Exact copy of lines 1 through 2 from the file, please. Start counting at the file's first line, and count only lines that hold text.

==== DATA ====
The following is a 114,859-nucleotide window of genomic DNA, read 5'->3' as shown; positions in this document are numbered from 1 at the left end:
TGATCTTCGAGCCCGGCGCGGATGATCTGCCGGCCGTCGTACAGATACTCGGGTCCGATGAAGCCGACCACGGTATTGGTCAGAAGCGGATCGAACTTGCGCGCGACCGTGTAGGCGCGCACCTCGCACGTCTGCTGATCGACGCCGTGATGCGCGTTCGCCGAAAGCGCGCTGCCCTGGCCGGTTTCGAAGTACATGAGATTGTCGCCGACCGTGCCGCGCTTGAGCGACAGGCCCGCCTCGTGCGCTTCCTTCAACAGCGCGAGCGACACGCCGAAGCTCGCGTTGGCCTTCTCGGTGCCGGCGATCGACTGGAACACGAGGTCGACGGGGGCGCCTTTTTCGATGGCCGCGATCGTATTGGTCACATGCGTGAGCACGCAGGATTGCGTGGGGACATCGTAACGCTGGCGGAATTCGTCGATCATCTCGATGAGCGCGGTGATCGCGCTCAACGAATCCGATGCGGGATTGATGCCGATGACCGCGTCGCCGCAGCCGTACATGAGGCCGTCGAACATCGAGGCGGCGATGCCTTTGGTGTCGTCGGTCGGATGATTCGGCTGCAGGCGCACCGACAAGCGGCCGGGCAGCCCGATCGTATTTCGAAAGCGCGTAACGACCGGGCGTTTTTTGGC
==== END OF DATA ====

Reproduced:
The following is a 114,859-nucleotide window of genomic DNA, read 5'->3' as shown; positions in this document are numbered from 1 at the left end:
TGATCTTCGAGCCCGGCGCGGATGATCTGCCGGCCGTCGTACAGATACTCGGGTCCGATGAAGCCGACCACGGTATTGGTCAGAAGCGGATCGAACTTGCGCGCGACCGTGTAGGCGCGCACCTCGCACGTCTGCTGATCGACGCCGTGATGCGCGTTCGCCGAAAGCGCGCTGCCCTGGCCGGTTTCGAAGTACATGAGATTGTCGCCGACCGTGCCGCGCTTGAGCGACAGGCCCGCCTCGTGCGCTTCCTTCAACAGCGCGAGCGACACGCCGAAGCTCGCGTTGGCCTTCTCGGTGCCGGCGATCGACTGGAACACGAGGTCGACGGGGGCGCCTTTTTCGATGGCCGCGATCGTATTGGTCACATGCGTGAGCACGCAGGATTGCGTGGGGACATCGTAACGCTGGCGGAATTCGTCGATCATCTCGATGAGCGCGGTGATCGCGCTCAACGAATCCGATGCGGGATTGATGCCGATGACCGCGTCGCCGCAGCCGTACATGAGGCCGTCGAACATCGAGGCGGCGATGCCTTTGGTGTCGTCGGTCGGATGATTCGGCTGCAGGCGCACCGACAAGCGGCCGGGCAGCCCGATCGTATTTCGAAAGCGCGTAACGACCGGGCGTTTTTTGGC